Soldiers of Fortune is a new book from Author Matt James and Open Design (the people who bring us Kobold Quarterly). It’s designed for 4th Edition and features the Midgard Campaign Setting, though the mechanics really are not setting-dependent.
The book features rules and ideas for Ward-based Adventures and Campaigns. It provides new mechanics for player characters as well as some new tools, and a lot of ideas for DMs. Heroes of Battle did something similar for 3.5, and it was one of my favorite supplements, so I was very excited to review this book and test it out. Let’s take a look at my initial overview. I do not promise brevity.
Book Contents and Initial Impression
Section 1: Going to War (6 Pages)
Going to War is more DM-oriented than player-oriented. It breaks down the five main reasons a nation might go to war and provides essential story hooks for adventure building. The hooks are designed so that each reason gets enough to drive a campaign from 1-30. This is followed by ideas on how to incorporate other war games into your D&D campaign as well as many individual scenarios that could be used as one-shot adventures, or dropped into a campaign.
This is really a primer of ideas for those who have never managed a war-based campaign before. Some of the scenarios are classic, while others a bit more unique. A couple of scenarios that really stuck out for me were the Variable Power Drain, where the very sources of PCs’ power were in flux and needed to be fixed, as well as Counterfeiting Cascade, which sets up an adventure where the PCs would need to discover and foil a plot of money smugglers working for a rival nation.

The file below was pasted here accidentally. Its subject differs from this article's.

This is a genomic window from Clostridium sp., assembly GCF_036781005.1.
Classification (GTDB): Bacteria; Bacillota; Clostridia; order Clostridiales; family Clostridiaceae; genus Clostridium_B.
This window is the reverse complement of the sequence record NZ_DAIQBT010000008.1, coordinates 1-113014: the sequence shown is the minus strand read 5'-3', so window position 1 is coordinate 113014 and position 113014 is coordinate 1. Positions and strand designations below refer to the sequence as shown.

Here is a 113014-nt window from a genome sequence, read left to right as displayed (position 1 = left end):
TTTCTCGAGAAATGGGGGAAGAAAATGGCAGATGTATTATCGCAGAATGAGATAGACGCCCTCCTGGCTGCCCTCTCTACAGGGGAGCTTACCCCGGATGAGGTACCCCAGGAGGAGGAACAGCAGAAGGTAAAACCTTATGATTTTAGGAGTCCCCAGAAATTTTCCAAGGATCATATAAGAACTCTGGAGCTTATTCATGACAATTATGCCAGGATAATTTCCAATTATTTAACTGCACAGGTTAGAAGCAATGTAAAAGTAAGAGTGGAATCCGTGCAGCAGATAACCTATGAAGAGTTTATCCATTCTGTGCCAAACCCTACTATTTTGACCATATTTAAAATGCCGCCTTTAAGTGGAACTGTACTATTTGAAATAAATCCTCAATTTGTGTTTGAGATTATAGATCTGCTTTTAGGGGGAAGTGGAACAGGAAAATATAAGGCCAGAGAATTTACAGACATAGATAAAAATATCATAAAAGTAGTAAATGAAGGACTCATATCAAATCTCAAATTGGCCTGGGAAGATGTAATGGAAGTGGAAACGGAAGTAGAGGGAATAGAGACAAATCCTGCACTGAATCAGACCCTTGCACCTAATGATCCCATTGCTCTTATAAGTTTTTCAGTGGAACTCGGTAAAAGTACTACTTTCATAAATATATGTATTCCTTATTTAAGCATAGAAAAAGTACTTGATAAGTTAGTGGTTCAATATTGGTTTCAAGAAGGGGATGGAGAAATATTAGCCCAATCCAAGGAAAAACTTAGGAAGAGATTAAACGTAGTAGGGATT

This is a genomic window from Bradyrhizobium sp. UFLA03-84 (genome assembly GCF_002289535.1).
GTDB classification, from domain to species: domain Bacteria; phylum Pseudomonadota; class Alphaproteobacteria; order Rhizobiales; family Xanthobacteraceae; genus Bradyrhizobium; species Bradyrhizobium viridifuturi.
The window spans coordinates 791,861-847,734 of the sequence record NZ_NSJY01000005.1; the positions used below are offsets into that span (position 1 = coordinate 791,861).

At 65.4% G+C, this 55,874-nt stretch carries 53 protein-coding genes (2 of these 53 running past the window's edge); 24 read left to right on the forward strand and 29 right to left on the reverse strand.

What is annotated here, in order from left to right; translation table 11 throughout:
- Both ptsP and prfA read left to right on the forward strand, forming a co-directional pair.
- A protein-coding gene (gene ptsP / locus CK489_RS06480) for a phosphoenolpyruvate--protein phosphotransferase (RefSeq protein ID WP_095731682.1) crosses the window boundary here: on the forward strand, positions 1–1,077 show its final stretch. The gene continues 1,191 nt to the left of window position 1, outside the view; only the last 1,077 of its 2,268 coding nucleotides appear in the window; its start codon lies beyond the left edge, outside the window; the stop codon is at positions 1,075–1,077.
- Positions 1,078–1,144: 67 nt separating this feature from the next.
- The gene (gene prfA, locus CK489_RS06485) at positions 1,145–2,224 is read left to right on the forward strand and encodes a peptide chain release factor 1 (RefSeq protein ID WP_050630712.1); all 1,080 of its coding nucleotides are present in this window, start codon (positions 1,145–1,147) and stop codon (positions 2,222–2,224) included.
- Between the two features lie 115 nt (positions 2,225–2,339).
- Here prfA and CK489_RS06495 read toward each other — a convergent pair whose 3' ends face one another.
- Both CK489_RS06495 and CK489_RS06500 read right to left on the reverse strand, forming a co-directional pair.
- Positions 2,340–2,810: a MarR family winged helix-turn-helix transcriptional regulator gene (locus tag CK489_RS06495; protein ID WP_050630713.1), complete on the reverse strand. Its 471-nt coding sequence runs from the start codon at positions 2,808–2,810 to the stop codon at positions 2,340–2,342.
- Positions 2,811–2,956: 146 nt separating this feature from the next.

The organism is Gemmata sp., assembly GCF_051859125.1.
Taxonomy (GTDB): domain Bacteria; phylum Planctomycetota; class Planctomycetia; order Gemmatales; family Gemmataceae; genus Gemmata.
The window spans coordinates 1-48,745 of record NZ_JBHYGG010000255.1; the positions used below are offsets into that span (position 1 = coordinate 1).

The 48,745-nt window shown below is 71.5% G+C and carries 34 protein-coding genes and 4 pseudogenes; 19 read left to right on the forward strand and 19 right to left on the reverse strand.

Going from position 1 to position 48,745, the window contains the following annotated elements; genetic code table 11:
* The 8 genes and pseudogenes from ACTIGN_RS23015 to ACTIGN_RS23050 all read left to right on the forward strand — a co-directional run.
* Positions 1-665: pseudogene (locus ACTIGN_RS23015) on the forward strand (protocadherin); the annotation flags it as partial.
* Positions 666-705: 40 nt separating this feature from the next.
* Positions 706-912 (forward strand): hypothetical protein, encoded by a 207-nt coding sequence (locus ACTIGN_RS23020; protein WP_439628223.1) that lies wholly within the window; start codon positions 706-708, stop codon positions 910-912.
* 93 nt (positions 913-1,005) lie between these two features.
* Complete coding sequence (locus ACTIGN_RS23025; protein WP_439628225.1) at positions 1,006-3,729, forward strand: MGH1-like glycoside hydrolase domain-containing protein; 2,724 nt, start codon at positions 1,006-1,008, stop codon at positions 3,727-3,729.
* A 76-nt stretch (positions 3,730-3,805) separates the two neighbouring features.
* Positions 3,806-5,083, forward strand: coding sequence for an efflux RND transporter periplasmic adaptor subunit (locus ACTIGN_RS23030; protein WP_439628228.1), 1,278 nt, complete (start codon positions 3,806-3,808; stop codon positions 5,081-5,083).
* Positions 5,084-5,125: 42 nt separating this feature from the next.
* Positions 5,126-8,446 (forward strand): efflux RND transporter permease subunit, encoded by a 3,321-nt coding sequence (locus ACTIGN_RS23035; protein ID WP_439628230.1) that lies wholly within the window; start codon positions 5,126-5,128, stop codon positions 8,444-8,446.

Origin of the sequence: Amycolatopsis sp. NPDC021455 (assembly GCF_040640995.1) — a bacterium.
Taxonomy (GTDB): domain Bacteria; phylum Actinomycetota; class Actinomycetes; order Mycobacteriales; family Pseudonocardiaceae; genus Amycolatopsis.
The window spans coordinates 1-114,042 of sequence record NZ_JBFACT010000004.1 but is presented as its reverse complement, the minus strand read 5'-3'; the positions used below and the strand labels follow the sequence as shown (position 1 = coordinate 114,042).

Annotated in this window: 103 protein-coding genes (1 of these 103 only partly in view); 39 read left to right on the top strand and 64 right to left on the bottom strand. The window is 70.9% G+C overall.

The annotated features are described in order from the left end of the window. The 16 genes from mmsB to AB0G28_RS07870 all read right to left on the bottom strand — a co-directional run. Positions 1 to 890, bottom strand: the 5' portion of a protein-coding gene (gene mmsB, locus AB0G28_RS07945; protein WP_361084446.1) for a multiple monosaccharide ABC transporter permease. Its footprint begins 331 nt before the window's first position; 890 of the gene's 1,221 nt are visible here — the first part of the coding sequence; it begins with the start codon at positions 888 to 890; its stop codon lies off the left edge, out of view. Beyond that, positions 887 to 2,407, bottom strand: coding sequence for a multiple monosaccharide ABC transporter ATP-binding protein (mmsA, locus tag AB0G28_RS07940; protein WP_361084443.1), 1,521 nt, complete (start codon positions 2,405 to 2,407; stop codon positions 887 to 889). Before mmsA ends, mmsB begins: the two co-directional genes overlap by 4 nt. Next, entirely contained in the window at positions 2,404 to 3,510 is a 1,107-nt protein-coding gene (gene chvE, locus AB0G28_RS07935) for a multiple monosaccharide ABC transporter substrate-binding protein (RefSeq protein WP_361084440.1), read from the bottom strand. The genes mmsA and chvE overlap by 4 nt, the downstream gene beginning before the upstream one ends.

Section 2: Warfare in Midgard (9 Pages)
Warfare in Midgard breaks down into two areas. The first section talks briefly about each of the major races in Midgard, gives their reasons for going to war, and a little bit about how they go to war. It’s interesting and flavorful, but very brief.
The second section is on skill challenges, which I know is often one of many people’s least favorite elements of 4th edition. However, when we’re talking about the larger scale of battle, directing large swaths of troops and managing resources over long periods of time, it can be an elegant solution. I think Matt James shines here. These three challenges can be used right away, but also provide excellent models for you to base other skill challenges off of. They range from taking place over a few days to possibly stretching over an entire tier. Each skill challenge is scalable to different levels, so you can place the war in a convenient place for your grander campaign (if war is only going to be one part of it).
Section 3: Midgard Stratagems (7 pages)
This was my least favorite section. It’s primarily flavor, based around Midgard’s version of the Art of War. Individual treatises break down basic strategies and pieces of war. You can use it for adventure ideas, or as more primer if you’re unfamiliar with war scenarios for play. The most stealable parts for me were the PC backgrounds that were slid behind each section. All in all, the theme of the writing (this fake Midgard war text) almost made it feel more like filler than content for me. I can’t imagine this was the intent, because there are plenty of sections that would have benefited from a few more pages. The two legendary generals at the end are useful leader monsters, but not that compelling.